After 13 days elapsed, the counter was still ticking and the EEPROM survived over 7 million writes. I wanted to capture the precious moment of the display showing all 7s, but again I had no luck:

[attachment=2]

Event though I put the camera in burst mode, the speed was not sufficient to capture the exact moment. The photo before this one captured 7777762.

Then again I left the destroyer doing its job.

After 19 days since the start, I found the poor EEPROM had died:

[attachment=1]

I'm not sure where I got the firmware source from, but it seems it was an older version, because after the 10 million writes the display didn't show a dot but reverted to all 0s again. So in fact the total number of the writes the chip survived was about 11.4 million.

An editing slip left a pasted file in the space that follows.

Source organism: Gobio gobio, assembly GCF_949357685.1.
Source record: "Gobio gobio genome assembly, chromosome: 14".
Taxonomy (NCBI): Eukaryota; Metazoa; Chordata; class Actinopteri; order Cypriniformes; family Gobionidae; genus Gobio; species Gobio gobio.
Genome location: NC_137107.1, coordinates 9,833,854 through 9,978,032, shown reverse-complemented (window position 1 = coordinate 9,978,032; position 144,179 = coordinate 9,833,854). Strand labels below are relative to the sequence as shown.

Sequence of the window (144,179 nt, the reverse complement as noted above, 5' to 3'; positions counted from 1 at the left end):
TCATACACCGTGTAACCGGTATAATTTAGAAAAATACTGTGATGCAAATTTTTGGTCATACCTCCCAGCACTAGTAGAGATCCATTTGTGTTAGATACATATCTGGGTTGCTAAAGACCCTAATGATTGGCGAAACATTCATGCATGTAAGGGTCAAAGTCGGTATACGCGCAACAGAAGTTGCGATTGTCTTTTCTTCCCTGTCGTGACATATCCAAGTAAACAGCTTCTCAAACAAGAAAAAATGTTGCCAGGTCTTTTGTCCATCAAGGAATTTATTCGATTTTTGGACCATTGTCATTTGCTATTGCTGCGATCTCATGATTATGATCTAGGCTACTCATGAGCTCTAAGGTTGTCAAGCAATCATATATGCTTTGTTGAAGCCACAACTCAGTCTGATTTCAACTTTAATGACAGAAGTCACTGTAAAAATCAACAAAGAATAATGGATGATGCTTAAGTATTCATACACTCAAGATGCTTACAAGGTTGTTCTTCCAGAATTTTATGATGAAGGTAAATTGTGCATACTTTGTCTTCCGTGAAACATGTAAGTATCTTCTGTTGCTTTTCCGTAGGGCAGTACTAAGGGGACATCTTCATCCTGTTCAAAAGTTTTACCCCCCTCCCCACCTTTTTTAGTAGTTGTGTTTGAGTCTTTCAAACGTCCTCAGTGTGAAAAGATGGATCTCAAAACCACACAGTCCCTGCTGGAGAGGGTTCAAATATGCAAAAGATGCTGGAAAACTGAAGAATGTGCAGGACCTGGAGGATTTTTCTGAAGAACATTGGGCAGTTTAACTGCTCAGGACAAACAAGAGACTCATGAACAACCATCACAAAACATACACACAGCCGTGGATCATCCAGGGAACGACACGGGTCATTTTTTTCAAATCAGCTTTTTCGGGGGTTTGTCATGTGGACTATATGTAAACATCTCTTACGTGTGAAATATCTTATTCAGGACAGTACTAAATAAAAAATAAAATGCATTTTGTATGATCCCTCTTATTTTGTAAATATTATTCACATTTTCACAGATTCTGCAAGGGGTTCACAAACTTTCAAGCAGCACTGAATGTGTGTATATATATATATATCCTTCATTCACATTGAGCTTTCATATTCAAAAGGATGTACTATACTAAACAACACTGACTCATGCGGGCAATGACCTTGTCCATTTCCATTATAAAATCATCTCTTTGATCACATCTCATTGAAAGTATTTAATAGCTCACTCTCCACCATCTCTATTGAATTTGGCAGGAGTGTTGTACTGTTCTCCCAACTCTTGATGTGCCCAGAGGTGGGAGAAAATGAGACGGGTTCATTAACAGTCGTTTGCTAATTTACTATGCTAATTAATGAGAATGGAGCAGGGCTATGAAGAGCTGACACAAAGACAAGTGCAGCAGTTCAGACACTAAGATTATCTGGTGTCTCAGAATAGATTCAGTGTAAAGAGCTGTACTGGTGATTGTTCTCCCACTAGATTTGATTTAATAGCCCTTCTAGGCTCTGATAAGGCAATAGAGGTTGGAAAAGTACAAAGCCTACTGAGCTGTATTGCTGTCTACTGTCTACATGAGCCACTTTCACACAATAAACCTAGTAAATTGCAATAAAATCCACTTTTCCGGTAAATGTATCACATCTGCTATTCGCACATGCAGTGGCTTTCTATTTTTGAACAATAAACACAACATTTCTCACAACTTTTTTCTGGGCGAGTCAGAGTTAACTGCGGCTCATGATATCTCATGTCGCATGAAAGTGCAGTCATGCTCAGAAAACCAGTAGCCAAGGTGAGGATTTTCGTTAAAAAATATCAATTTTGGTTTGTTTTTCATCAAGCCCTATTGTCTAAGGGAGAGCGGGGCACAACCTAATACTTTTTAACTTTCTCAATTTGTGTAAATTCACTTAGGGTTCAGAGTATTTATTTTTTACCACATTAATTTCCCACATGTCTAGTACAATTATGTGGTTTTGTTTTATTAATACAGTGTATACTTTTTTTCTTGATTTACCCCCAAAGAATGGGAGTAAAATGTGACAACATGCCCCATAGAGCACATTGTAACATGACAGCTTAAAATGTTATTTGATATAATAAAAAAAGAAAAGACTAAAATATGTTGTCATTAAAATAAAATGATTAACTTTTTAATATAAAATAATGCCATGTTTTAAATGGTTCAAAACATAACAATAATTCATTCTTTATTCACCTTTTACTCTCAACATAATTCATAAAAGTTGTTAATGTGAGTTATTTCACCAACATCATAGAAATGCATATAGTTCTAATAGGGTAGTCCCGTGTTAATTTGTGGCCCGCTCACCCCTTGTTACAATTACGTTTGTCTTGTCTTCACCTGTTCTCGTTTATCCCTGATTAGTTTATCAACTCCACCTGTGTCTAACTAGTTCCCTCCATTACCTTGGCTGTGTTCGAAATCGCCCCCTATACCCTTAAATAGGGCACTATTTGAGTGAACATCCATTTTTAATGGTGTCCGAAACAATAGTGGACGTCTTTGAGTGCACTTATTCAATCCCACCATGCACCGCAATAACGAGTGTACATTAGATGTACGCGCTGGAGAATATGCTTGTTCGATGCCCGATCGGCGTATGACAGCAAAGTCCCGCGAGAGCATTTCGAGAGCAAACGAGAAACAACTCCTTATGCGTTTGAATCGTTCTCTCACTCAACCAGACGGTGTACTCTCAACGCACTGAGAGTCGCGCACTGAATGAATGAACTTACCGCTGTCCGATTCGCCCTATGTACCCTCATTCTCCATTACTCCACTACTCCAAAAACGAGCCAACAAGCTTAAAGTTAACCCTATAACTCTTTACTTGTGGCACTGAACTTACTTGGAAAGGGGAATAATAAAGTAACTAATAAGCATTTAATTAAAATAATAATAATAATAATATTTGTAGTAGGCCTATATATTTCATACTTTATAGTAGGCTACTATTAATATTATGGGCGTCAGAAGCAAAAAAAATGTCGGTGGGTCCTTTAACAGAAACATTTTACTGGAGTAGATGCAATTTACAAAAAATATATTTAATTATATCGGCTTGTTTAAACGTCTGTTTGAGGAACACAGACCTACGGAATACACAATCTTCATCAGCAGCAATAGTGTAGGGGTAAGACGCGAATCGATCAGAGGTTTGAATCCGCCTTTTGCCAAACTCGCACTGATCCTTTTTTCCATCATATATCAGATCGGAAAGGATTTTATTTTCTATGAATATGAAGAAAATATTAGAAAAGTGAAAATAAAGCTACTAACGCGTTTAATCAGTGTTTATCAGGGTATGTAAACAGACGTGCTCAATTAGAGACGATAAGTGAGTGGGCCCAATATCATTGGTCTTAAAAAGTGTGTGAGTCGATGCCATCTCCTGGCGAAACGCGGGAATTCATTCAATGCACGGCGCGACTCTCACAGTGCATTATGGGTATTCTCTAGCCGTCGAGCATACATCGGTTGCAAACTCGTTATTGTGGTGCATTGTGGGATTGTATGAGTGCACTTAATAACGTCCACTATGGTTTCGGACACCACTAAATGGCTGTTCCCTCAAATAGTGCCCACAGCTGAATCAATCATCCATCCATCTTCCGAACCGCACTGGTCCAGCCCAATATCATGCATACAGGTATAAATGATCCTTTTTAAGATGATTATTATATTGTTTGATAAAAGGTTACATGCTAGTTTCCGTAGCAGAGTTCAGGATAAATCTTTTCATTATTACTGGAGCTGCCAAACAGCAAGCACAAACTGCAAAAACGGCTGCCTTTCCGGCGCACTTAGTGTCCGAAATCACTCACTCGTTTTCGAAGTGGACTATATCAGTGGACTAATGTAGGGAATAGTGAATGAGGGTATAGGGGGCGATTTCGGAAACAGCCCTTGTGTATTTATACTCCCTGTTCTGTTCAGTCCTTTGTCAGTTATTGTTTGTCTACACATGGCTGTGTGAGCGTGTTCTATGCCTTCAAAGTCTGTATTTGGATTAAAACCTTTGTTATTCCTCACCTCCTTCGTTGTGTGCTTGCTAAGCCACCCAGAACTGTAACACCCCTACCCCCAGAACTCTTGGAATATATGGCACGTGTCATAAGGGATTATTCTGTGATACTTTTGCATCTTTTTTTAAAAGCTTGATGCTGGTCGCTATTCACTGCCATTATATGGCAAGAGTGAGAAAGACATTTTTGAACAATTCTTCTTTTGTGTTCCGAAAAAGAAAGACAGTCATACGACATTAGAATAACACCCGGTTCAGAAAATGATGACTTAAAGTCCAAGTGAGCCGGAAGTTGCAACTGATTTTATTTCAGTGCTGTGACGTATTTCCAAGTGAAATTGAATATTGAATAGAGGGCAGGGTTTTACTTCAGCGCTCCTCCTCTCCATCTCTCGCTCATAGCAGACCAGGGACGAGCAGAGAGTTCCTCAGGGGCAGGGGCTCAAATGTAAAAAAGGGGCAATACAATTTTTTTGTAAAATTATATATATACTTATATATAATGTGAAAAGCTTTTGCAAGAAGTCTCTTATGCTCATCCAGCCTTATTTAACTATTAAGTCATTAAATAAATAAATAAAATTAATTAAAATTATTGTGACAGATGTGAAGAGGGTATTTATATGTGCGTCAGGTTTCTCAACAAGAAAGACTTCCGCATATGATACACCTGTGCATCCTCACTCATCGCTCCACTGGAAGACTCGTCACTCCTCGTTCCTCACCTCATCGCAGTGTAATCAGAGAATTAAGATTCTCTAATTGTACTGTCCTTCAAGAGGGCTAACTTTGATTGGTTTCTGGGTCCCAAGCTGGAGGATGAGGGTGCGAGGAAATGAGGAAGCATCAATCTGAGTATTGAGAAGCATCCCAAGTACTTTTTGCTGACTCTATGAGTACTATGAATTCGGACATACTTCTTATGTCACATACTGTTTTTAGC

[attachment=0]

After the EEPROM had died, I played a bit with the sources and made the display capable of showing all alhpa-numeric characters (some were not that readable, but it is hard to represent some letters with only 7 segments :)

Now I'm working on re-purposing the Flash Destroyer into a digital thermometer. I will post my success (if any) here soon.
6
DIY Life projects / Free PCB build
About a year ago I received a free PCB and assembled the circuit. Now it works nicely as mood lamp and I decided to share the result.

First, here is a photo of the circuit sitting in a plastic box from business cards:

[attachment=3]

The first version of the "LED pod" I built for proof of concept. It looks really ugly, but did its job:

[attachment=2]

The LEDs came originally in crystal clear packages, so I sanded them with some fine sandpaper in order to make them "diffused" to better blend the different colours. I used 4 Red, 4 Green and 4 Blue LEDs for this proof of concept board.